In 1996, just over 15,000 youths under the age of 18 incurred injuries on the job that resulted in lost workdays. Sprains and strains accounted for about a third of these injuries.
After sprains and strains, the most common types of injuries were bruises and contusions, and cuts and lacerations. Compared to adult workers’ injuries, those of young workers were more likely to result from contacts with objects and equipment, falls, and contacts with hot objects or substances. Adult workers were more likely to incur injuries due to overexertion and repetitive motion.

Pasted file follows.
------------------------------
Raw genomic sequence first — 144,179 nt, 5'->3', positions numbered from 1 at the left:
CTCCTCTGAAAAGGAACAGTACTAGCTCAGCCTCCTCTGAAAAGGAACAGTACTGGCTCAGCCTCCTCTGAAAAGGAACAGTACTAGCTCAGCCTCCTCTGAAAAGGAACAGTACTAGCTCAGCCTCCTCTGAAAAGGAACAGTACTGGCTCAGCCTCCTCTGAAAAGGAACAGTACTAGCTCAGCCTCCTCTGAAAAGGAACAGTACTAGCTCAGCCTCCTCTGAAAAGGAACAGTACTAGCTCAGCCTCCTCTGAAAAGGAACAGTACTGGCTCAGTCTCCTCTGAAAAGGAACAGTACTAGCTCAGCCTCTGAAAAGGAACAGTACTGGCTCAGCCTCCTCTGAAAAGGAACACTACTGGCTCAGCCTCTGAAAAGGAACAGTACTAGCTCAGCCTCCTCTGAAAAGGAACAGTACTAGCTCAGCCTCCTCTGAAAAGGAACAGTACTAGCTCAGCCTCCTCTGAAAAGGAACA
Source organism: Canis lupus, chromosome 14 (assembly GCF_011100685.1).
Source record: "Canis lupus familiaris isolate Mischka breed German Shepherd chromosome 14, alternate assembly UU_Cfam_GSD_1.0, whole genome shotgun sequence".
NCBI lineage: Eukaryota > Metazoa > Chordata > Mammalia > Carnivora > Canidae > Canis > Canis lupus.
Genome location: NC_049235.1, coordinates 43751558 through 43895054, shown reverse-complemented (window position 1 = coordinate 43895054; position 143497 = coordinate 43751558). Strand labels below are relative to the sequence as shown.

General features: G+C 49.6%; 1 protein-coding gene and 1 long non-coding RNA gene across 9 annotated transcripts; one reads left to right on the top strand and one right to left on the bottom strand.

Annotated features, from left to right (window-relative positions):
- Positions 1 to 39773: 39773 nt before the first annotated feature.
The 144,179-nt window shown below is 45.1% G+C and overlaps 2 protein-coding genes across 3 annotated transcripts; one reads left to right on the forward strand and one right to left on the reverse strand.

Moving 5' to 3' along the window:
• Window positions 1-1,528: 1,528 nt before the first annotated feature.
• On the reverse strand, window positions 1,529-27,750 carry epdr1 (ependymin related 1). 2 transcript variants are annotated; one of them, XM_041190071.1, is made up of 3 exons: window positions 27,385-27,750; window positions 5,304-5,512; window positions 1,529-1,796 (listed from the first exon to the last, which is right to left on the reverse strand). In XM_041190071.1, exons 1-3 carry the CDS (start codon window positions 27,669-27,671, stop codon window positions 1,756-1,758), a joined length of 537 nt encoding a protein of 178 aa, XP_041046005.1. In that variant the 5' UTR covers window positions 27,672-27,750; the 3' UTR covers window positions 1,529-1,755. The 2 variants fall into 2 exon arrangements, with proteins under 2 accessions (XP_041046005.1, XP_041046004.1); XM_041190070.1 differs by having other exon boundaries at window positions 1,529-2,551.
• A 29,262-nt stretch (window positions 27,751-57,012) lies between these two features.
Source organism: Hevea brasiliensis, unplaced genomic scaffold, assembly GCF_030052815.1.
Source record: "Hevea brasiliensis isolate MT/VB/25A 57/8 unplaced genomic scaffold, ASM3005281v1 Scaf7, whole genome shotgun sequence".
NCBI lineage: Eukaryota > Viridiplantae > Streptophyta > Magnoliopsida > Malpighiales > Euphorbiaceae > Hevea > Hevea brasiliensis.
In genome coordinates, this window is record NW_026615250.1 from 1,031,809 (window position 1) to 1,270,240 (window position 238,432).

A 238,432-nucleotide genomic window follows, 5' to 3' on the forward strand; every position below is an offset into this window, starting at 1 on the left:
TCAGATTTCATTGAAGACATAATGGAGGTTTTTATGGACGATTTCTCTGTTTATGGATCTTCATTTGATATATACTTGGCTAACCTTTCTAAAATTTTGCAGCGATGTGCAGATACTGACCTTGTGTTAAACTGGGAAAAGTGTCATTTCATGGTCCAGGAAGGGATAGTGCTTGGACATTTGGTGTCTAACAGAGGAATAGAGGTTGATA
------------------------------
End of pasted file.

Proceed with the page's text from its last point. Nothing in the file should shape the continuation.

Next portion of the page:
These data are a product of the BLS Safety and Health Statistics Program. Additional information is available from "Profile of work injuries incurred by young workers," by Janice Windau, Eric Sygnatur, and Guy Toscano, Monthly Labor Review, June 1999. Note that these injury data are for private nonagricultural wage and salary workers only.
Bureau of Labor Statistics, U.S. Department of Labor, The Economics Daily, Nonfatal injuries to young workers at https://www.bls.gov/opub/ted/1999/aug/wk1/art03.htm (visited September 28, 2022).